Can Cinnamon Ease Diabetes Symptoms?

Medically reviewed by Debra Rose Wilson, PhD, MSN, RN, IBCLC, AHN-BC, CHT on August 15, 2016Written by Erica Roth

What is diabetes?

Diabetes is a chronic disorder in which your blood sugar, or glucose, is too high. If your blood sugar stays high for long periods, it could be harmful to your health. Possible complications of diabetes include an increased risk of:

  • heart disease
  • stroke
  • kidney disease
  • nerve damage

Diet, regular exercise, and medications can ease diabetes symptoms and help you control your blood sugar. Some people also add alternative treatments to their treatment plan. Cinnamon is one alternative treatment that has been explored for diabetes. Check with your doctor before you begin taking any type of dietary supplement.

Cinnamon in alternative medicine

Cinnamon is used widely in cooking, but you can also find it in some people’s medicine cabinets. The spice has been used in traditional medicine for centuries, especially in China, India, and Southeast Asia. Scientific evidence doesn’t always back up the use of cinnamon for medical conditions, but people have used it to treat bronchitis, stomach problems, and diabetes.

Using cinnamon to control diabetes symptoms has been studied in recent years. The results vary, but the possibility of using cinnamon as a natural treatment for diabetes is exciting for both researchers and people with the condition.

What the research says about cinnamon and diabetes

Researchers have studied the effect of cinnamon bark on blood sugar in animals, but they haven’t studied it widely in people.

A few studies published in the Annals of Family Medicine and Diabetes Care show that people with type 2 diabetes may benefit from cinnamon. Blood tests show that some people had better control of their sugar levels when they took cinnamon supplements along with their normal treatments. In some cases, cholesterol levels were lower, too.

Although cinnamon seems like it may help people with type 2 diabetes, it’s hard to know if the spice can work for everyone. This is because study samples were small and not always well-organized. In the existing studies, research was only collected for a few months.

How to take cinnamon for diabetes

Several types of cinnamon were studied to observe their effect on blood sugar levels. According to research published in the American Journal of Lifestyle Medicine, cassia cinnamon was shown to work the best. Cassia cinnamon is also sometimes called Chinese cinnamon.

Cassia cinnamon is available as a pill that you can buy at pharmacies and natural food stores. Your doctor can recommend how much cinnamon you should take. Dosages can vary from 1 to 2 grams per day. The National Center for Complementary and Alternative Medicine reports that most people can safely take up to 6 grams of cinnamon per day for up to six weeks without having major side effects.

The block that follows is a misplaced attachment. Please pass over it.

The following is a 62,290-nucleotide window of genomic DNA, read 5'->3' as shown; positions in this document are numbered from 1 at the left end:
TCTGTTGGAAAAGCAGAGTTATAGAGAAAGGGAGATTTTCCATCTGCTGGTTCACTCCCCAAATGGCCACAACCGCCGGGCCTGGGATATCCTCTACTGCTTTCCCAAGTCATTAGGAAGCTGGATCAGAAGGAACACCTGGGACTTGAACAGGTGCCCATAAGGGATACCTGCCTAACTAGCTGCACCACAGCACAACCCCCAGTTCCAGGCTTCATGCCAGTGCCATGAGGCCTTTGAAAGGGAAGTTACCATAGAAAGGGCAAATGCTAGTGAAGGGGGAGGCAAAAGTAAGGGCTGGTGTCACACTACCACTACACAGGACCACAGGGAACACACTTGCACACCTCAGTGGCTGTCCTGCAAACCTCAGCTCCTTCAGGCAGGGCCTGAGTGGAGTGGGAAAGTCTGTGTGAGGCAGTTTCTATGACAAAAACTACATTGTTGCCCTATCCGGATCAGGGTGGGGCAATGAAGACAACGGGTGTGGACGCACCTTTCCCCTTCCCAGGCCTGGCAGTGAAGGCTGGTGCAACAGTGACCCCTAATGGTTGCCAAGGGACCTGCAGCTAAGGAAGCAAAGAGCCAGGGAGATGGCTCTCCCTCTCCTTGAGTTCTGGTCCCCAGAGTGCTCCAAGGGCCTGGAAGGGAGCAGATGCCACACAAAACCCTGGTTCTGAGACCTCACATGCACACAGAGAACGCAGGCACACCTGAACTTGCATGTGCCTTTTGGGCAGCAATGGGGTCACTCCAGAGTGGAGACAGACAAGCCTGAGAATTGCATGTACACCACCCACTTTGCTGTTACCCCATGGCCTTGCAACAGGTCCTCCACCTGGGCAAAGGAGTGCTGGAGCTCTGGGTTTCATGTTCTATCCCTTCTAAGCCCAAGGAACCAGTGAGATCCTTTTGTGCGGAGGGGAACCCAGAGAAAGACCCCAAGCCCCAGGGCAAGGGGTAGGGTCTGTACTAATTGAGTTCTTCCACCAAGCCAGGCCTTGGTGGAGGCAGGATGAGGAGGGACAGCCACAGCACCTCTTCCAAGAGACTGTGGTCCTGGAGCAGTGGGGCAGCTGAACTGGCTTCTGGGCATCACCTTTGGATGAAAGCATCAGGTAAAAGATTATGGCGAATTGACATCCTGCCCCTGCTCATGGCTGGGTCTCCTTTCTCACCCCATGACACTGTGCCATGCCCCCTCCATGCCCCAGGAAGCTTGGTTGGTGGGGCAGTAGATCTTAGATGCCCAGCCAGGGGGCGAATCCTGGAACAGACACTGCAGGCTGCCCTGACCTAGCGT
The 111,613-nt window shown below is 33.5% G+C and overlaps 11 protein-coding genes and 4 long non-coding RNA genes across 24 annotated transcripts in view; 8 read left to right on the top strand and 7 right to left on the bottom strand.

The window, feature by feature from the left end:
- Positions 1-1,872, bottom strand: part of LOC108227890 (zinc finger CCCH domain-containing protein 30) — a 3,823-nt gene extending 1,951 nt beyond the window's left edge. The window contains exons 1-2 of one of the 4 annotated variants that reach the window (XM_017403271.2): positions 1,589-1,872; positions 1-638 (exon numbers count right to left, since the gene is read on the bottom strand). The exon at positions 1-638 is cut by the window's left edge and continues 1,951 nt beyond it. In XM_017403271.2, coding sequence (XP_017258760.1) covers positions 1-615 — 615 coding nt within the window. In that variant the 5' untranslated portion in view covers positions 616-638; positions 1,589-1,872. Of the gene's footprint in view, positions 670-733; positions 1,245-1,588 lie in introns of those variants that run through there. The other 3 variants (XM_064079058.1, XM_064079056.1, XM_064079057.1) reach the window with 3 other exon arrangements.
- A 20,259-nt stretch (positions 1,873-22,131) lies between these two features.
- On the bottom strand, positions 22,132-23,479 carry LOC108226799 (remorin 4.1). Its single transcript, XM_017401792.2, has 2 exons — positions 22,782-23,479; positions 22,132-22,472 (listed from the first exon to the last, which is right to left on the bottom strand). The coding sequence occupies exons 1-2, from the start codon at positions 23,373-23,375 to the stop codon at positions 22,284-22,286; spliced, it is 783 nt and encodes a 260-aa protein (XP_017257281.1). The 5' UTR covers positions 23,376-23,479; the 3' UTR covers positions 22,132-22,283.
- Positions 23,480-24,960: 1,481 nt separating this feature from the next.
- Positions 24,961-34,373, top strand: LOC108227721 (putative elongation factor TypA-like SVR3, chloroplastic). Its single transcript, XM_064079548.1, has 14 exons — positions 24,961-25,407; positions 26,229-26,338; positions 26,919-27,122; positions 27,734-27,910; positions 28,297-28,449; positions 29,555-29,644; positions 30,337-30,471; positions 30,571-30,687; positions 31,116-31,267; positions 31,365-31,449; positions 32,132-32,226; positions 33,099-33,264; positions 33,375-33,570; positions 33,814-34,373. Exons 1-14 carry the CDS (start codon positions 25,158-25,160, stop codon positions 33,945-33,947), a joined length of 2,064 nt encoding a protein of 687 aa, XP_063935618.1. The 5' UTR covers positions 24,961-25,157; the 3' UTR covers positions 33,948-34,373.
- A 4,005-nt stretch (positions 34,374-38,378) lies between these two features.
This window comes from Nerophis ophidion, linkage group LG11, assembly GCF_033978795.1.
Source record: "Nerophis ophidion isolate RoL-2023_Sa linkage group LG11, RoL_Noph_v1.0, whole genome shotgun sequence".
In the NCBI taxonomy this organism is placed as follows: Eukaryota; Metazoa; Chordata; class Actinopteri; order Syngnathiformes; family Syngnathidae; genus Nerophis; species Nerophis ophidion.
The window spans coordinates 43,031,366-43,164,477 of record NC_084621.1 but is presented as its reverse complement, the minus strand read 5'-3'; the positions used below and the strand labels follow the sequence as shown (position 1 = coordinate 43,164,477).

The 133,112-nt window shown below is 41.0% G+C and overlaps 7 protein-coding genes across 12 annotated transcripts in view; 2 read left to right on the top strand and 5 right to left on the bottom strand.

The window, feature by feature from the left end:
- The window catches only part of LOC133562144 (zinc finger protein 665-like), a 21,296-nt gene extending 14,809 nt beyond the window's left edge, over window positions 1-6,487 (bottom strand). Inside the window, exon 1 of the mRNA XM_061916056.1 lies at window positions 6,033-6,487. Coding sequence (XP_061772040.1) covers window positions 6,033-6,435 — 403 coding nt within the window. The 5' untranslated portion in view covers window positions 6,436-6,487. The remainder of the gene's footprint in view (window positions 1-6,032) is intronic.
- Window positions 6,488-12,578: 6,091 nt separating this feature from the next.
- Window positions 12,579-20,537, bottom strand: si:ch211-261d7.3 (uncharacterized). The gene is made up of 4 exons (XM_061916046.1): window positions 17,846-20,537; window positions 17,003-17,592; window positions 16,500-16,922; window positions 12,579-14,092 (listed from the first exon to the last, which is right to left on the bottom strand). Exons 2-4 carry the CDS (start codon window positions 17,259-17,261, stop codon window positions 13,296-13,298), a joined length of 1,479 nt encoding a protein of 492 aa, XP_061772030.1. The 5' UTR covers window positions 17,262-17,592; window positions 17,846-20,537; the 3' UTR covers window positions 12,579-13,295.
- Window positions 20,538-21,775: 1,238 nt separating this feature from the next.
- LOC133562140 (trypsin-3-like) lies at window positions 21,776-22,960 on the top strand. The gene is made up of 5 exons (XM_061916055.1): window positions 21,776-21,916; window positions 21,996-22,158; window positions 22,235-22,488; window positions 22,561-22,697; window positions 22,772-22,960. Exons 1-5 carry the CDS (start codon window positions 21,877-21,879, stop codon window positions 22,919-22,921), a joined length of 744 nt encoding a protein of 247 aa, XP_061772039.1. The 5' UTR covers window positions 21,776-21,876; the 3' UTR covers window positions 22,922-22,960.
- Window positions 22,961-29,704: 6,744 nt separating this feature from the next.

You can also use ground cinnamon in cooking and baking. But it’s not likely that you’ll get enough of the spice to make a significant difference in your blood sugar levels. You should never ingest cinnamon powder that isn’t in a capsule or mixed into food. Even a teaspoon of cinnamon can coat the throat, causing gagging, irritation, and aspiration pneumonia. Aspiration pneumonia occurs when you inhale foreign particles into your lungs.

Side effects and risks

Most people with diabetes are able to take cinnamon supplements with no problems or side effects. But cassia cinnamon contains a compound called coumarin, which prevents your blood from clotting. If you’re taking a blood-thinning medication, taking cinnamon may not be an option for you. You may have a higher-than-normal risk of bleeding, which can be dangerous.

Let your doctor know if you show signs of an allergic reaction, including:

  • swelling of the face or lips
  • tightness in the chest
  • trouble swallowing
  • trouble breathing

Long-term diabetes management

Some of the research on cinnamon and diabetes is promising, while other studies are conflicting. Overall, however, there hasn’t been enough research on the long-term effects of the supplement. Cinnamon’s effectiveness as a treatment remains to be seen.

People typically use dietary supplements to enhance traditional treatment plans, not replace them. Cinnamon isn’t meant to be a substitute for following a healthy diet, getting enough exercise, or taking insulin to manage your diabetes.

But if the risks of using cinnamon are low and your doctor says it’s OK, taking cinnamon supplements may be worth a try.

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